Gregg R. Lewis

Trusted Family Law

Services In Columbus

Gregg R. Lewis
Trusted Family Law Services In Columbus

How to keep your pet out of property division

| May 6, 2020 | Complex Property Division |

More and more people are adopting animals, even leaving some shelters completely empty. Pets can bring a lot of comfort during uncertain times and often grow to be so much more than just animals. Instead, they are considered members of the family. While it is great that people in Ohio are opening up their homes and hearts in this way, divorcing couples with pets might soon realize just how complicated property division can be.

Regardless of how pet parents feel about their furry or scaly friends, Ohio state law oversimplifies these pets into a single category — property. This means that instead of working out some kind of custody arrangement like parents with children do, pet parents are expected to sometimes just part with their animal for good. Unsatisfied with losing their pets, divorcing couples are fighting against this idea more frequently.

When the American Academy of Matrimonial Lawyers asked about battles over pet custody, 27% of surveyed attorneys said they had seen an increase in the number of couples willing to fight for their animals. Of the pet custody cases that end up in court, an overwhelming 88% involve dogs, while only 6% include less mainstream pets, such as snakes. Cat owners also seem to end up in court less often, as only 5% of the reported court cases involved these furry animals. It might not be that people in Ohio love their dogs more than other pets, but that dogs are generally more popular.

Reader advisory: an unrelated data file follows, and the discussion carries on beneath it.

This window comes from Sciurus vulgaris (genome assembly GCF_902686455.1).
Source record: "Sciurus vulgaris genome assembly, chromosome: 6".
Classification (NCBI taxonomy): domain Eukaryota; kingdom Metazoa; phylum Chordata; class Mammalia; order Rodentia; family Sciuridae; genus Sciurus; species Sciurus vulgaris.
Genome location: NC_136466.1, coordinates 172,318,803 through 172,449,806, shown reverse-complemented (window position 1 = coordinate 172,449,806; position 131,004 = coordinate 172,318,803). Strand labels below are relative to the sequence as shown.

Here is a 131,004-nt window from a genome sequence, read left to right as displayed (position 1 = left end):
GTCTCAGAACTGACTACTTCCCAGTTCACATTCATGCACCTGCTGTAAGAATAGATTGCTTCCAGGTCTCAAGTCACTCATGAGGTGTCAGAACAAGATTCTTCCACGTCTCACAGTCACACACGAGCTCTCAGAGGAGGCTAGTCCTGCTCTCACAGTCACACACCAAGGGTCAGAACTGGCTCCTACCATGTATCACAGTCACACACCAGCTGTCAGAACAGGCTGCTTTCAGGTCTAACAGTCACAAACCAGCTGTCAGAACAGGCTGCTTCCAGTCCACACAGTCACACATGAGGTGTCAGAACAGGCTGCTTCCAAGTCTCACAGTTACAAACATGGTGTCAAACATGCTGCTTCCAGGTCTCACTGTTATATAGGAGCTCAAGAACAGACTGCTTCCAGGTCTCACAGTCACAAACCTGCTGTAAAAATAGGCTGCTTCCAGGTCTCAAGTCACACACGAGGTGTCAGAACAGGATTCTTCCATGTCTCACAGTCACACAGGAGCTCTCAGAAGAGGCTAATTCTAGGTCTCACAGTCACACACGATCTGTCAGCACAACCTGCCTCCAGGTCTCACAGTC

There is a surprisingly simple solution to this complicated problem — a pet nup. A pet nup is simply a prenuptial agreement that addresses how a couple will split pet custody should they ever file for divorce. A comprehensive pet nup should also include who is responsible for pet-related costs, including things like dog walkers and vet visits. A pet nup that covers these important details should prevent a pet from getting lumped into property division, where one of its pet parents might have to say a difficult goodbye.